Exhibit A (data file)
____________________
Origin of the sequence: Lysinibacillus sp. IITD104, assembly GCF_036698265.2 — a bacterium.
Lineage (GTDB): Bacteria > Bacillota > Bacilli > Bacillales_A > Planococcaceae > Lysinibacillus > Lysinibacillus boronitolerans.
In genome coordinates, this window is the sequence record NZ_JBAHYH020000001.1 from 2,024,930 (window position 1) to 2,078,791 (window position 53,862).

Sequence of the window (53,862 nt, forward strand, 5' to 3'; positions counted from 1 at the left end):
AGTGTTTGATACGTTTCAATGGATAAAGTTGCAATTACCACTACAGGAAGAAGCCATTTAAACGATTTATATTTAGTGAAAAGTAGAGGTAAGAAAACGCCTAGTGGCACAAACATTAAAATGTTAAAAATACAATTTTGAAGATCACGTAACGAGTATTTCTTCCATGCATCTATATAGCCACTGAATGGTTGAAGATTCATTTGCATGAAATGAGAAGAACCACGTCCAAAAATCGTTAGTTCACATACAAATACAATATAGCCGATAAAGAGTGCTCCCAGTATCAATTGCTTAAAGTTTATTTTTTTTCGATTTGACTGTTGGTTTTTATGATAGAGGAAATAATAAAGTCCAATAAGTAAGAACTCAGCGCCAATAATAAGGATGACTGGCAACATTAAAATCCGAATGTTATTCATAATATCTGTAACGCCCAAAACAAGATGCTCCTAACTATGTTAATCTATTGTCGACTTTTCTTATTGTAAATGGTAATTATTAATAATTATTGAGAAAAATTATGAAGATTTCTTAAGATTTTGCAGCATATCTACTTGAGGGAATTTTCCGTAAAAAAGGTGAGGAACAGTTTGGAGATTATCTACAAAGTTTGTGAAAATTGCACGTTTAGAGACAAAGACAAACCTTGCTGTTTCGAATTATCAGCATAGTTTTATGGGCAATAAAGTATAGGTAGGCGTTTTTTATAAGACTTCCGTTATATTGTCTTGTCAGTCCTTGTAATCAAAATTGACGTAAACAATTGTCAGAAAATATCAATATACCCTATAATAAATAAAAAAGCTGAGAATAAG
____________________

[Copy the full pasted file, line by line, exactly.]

Origin of the sequence: Lysinibacillus sp. IITD104, assembly GCF_036698265.2 — a bacterium.
Lineage (GTDB): Bacteria > Bacillota > Bacilli > Bacillales_A > Planococcaceae > Lysinibacillus > Lysinibacillus boronitolerans.
In genome coordinates, this window is the sequence record NZ_JBAHYH020000001.1 from 2,024,930 (window position 1) to 2,078,791 (window position 53,862).

Sequence of the window (53,862 nt, forward strand, 5' to 3'; positions counted from 1 at the left end):
AGTGTTTGATACGTTTCAATGGATAAAGTTGCAATTACCACTACAGGAAGAAGCCATTTAAACGATTTATATTTAGTGAAAAGTAGAGGTAAGAAAACGCCTAGTGGCACAAACATTAAAATGTTAAAAATACAATTTTGAAGATCACGTAACGAGTATTTCTTCCATGCATCTATATAGCCACTGAATGGTTGAAGATTCATTTGCATGAAATGAGAAGAACCACGTCCAAAAATCGTTAGTTCACATACAAATACAATATAGCCGATAAAGAGTGCTCCCAGTATCAATTGCTTAAAGTTTATTTTTTTTCGATTTGACTGTTGGTTTTTATGATAGAGGAAATAATAAAGTCCAATAAGTAAGAACTCAGCGCCAATAATAAGGATGACTGGCAACATTAAAATCCGAATGTTATTCATAATATCTGTAACGCCCAAAACAAGATGCTCCTAACTATGTTAATCTATTGTCGACTTTTCTTATTGTAAATGGTAATTATTAATAATTATTGAGAAAAATTATGAAGATTTCTTAAGATTTTGCAGCATATCTACTTGAGGGAATTTTCCGTAAAAAAGGTGAGGAACAGTTTGGAGATTATCTACAAAGTTTGTGAAAATTGCACGTTTAGAGACAAAGACAAACCTTGCTGTTTCGAATTATCAGCATAGTTTTATGGGCAATAAAGTATAGGTAGGCGTTTTTTATAAGACTTCCGTTATATTGTCTTGTCAGTCCTTGTAATCAAAATTGACGTAAACAATTGTCAGAAAATATCAATATACCCTATAATAAATAAAAAAGCTGAGAATAAG